Stand Your Ground, Self Defense

Can I claim self defense in Ohio?

  • Yes. Self defense is a legal defense to a crime in Ohio, along with defense of another and defense of your residence. You see this mostly with violent offenses like assault or murder.
  • To establish self defense, the person must show the following things:
    • That they were not at fault in creating the violent situation
    • That they had a bona fide belief that they were in imminent danger of death / great bodily harm, or bodily harm.
    • That they did not violate any duty to retreat or avoid the danger
    • The person used force that was reasonably necessary to repel the attack.
  • Note on element 1
    • You cannot initiate a fight or situation and then claim self defense.
      • It is possible to regain the ability to claim self defense if enough time has elapsed since you initiated the fight.
        • Example: You start a fight at a bar on Saturday night. You and the person then go your own ways. Then, several hours later, the person comes to your home and tries to fight you. You can likely claim self defense at this time because the initial altercation had ended.
  • Note on element 2
    • Deadly force may only be used if the person fears death or great bodily harm.
    • This element used to have a duty to retreat. However, the new Ohio Stand Your Ground Law enacted on April 6, 2021 removed that duty to retreat before you could use force for self defense. This was enacted by Ohio Senate Bill 175. Therefore, a person no longer has a duty to retreat before they are allowed to use force for self defense. IMPORTANT NOTE: You must be in a place in which you have a lawful right to be.
  • Note on element 3
    • The Stand Your Ground Law really limits this element.
  • Note on element 4
    • The use of force cannot be grossly disproportionate from the force you’re fending off. For example, if someone half your size smacks you in the face, you cannot shoot them in the chest with a gun.

How does Ohio Senate Bill 175 / Ohio Stand Your Ground Law affect self defense?

  • The new Stand Your Ground Law in Ohio went into place on April 6, 2021.
  • It removed the duty to retreat in self defense cases. Prior to this law, you could only use self defense if you could not retreat to safety (Unless you were in your own home or vehicle).
  • Now, as long as you’re in a place in which you lawfully have a right to be, you have no duty to retreat in Ohio when it comes to using force for self defense.
  • This new law applies to self defense, defense of another, and defense of your residence.

Do I have to prove that I acted in self defense?

  • No. The prosecutor must prove beyond a reasonable doubt that you didn’t act in self defense.
  • The offender only has to let the court and prosecutor know that they will provide evidence that tends to support the force was used in self defense.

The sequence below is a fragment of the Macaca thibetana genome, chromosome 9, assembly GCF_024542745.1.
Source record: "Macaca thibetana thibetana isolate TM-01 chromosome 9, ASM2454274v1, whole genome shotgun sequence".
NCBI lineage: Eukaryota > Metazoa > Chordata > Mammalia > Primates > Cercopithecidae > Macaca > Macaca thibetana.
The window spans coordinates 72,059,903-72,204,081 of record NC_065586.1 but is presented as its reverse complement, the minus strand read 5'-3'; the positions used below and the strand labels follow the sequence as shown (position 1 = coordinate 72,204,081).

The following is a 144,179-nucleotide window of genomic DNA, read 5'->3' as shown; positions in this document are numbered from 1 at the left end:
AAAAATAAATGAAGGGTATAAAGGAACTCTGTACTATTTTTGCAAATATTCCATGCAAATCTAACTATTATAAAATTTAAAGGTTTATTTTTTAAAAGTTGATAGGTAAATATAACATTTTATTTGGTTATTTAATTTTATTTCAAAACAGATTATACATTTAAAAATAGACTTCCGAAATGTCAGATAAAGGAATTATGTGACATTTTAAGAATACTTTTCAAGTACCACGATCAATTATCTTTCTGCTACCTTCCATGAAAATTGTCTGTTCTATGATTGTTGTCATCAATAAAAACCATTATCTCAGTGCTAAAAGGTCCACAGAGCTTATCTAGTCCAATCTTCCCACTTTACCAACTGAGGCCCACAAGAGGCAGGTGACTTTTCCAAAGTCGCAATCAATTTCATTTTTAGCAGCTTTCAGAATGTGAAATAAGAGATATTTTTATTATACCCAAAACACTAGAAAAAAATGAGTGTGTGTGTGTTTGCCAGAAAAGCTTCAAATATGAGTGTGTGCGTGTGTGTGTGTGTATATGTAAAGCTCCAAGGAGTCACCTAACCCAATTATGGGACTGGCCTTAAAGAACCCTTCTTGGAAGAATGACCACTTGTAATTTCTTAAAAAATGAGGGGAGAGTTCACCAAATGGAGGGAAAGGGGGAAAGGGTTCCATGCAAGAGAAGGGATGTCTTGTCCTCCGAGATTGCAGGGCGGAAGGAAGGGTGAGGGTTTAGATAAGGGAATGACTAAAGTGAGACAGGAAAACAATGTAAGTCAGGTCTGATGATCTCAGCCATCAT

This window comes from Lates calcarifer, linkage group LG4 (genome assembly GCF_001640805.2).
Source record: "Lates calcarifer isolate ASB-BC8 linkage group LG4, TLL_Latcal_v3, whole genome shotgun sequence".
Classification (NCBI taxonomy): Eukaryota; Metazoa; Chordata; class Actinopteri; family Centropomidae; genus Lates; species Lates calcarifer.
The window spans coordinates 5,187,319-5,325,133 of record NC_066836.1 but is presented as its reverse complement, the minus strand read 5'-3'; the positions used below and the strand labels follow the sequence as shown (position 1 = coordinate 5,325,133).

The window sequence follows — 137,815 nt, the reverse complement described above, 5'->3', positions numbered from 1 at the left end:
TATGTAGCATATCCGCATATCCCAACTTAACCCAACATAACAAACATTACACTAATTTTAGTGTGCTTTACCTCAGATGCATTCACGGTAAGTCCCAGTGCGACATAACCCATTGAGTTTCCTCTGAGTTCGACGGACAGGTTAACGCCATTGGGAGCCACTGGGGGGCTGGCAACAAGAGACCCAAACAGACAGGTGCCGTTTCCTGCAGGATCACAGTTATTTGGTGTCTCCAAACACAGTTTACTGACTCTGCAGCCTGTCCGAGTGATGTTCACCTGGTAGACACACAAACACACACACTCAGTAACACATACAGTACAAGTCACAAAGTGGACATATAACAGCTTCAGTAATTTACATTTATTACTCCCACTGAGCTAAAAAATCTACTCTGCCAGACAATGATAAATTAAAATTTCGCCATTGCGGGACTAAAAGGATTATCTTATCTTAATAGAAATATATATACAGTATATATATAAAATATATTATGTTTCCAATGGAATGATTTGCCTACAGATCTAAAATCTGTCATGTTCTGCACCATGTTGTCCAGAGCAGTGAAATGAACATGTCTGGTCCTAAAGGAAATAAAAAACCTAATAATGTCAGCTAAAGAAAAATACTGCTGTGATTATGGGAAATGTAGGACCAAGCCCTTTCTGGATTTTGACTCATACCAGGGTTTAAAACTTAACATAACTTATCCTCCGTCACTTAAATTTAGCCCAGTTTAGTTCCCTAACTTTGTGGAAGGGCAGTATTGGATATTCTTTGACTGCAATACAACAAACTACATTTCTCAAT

• This law changed on March 28, 2019 with the passing of Ohio Senate Bill 228.
    • It used to be the offender’s responsibility to prove that they acted in self defense. Now, the prosecutor must disprove every element of self defense beyond a reasonable doubt before the person can be convicted.
  • This was a huge burden shift and it now makes it easier to claim self defense in Ohio.

What is the “Castle Doctrine” in Ohio?

  • A person is presumed to have acted in self defense / defense of another if they are defending their residence from someone who doesn’t have privilege to enter or is unlawfully in the person’s residence or vehicle.
    • This presumption does not apply if the person you use defensive force on is a lawful resident or has the right to be in or on the residence or vehicle.
    • This presumption does not apply if you are in a residence or vehicle unlawfully or without privilege.
  • This presumption is rebuttable. The prosecutor has to disprove the presumption by a preponderance of the evidence.

Does the stand your ground law in Ohio apply retroactively?

  • Most courts have said it does not. Therefore, the offense would have had to occur after April 6, 2021 for the law to apply to your case.

Can I use deadly force to defend myself in Ohio?

  • You are allowed to use deadly force in self defense when you have a bona fide belief that you are in imminent danger of death or great bodily harm.
  • You can also use deadly force in your own residence or vehicle and someone entered illegally or without privilege to do so.
    • The law presumes that you acted in self defense in this situation. However, the prosecutor has the ability to disprove this presumption.
  • You cannot use deadly force if you are only in fear of bodily harm.
    • For example, if someone throws a sandwich at you, you cannot shoot them. The force needs to be proportional or equal to fend off the attack.

What is imperfect self defense in Ohio?

  • People often raise self defense for murder charges. However, a lot of times the jury or court doesn’t think self defense existed. However, the jury or court does believe that the person acted under extreme provocation or circumstances so they don’t convict the person of murder. In these cases, a jury or court can find the person guilty of Voluntary Manslaughter. This is a much less serious offense than murder.

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